Tuesday, March 08, 2005

Foolsophy

Immanuel Kant, dubbed as 'one of the most influential figures in Western Philosophy' took me for a ride with his fundamental premise of thought.

A summary of his theory on reason and freedom.
He presupposed freedom as the centre point which holds reason together since he believed that reason can only be fulfilled with assumptions that empirical observation cannot support.( as paraphrased)
In his own words, "Reason creates for itself the idea of a spontaneity that can, on its own, start to act--without, i.e., needing to be preceded by another cause by means of which it is determined to action in turn, according to the law of causal connection". In its intellectual domain, reason must think of itself as free.

I beg to differ on this, though. I cannot help but to be reminded by Jonathan Edward's allegory on free will, so to speak. To put it simply, if we were to look in retrospect, we would find ourselves consistently behaving in a certain way due to a past event, which then affect the way we react in our present situation. "I cannot help but to be reminded..." indicates that though I have the inclination, a tendency to be reminded of Edwards' philosophy on Man not having free will, I am actually inclined to think this way because I have read his views on why Man do not, in any real sense; own absolute free will at all.I read his views on free will because it provides the reason as to the doctrine of divine election. The chain, goes on; leading to more retrospective causal effects that lead me into thinking and behaving in this manner. My course of actions, thoughts, and Reason therefore; are not independent of the events which happened prior to the way I am acting or thinking now. If so, then I can safely say that reason does not own freedom in any real sense.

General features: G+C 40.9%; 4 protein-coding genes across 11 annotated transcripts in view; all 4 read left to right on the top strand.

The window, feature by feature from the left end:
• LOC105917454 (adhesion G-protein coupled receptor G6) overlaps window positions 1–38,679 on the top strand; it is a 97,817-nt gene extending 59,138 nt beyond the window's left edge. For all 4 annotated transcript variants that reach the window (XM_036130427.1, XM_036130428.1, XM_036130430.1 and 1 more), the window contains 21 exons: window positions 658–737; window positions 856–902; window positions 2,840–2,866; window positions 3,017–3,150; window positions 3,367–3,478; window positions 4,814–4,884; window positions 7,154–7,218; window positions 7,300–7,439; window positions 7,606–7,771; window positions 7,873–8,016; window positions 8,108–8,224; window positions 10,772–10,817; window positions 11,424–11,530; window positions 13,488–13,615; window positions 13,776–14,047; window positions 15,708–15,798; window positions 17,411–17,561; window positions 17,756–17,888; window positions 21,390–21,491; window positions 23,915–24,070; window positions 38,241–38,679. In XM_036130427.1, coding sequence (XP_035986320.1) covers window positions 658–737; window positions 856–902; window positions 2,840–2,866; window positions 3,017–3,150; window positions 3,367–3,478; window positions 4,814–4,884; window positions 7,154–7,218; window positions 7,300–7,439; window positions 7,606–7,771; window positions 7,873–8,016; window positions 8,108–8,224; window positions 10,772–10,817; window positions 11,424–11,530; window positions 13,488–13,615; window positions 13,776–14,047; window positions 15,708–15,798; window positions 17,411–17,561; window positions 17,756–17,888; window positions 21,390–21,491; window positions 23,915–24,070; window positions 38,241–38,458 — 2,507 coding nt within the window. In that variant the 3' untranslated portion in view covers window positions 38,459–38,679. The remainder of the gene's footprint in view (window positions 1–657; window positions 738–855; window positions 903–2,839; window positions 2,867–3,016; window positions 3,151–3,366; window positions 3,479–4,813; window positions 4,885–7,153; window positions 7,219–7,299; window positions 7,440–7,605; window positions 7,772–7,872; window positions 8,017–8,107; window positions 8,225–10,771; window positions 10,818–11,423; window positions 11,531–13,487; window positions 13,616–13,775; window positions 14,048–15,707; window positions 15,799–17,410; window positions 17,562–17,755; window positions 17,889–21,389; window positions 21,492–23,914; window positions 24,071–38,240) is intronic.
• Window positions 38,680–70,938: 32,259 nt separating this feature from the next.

On motive of doing good deeds.
Kant said that we can control the will that direct the motives of us doing good deeds. "The kind act of the person who overcomes a natural lack of sympathy for other people out of respect for duty has moral worth, whereas the same kind act of the person who naturally takes pleasure in spreading joy does not. We might be tempted to think that the motivation that makes an action good is having a positive goal--to make people happy, or to provide some benefit. But that is not the right sort of motive."

On the contrary, Jonathan Edwards' differing view is this - "In some sense the most benevolent, generous person in the world seeks his own happiness in doing good to others, because he places his happiness in their good. His mind is enlarged as to take them, as it were, into himself. Thus when they are happy, he feels it; he partakes with them, and is happy in their happiness. This is so far from being inconsistent with the freeness of beneficence, that, on the contrary, free benevolence and kindness consists in it.

Both preached freedom in two different senses, one presupposes freedom as the centre that holds reason, whereby without it; reason cannot stand; our faculty of reason would fail. The other; disregard Man as having any absolute freedom in any real sense, despite us perceiving the act of being 'willing' to do something as an indication of freedom.

However, I couldn't help ( no free will, perhaps?) but to think that the latter must have been a more joyous and much happier man than the former.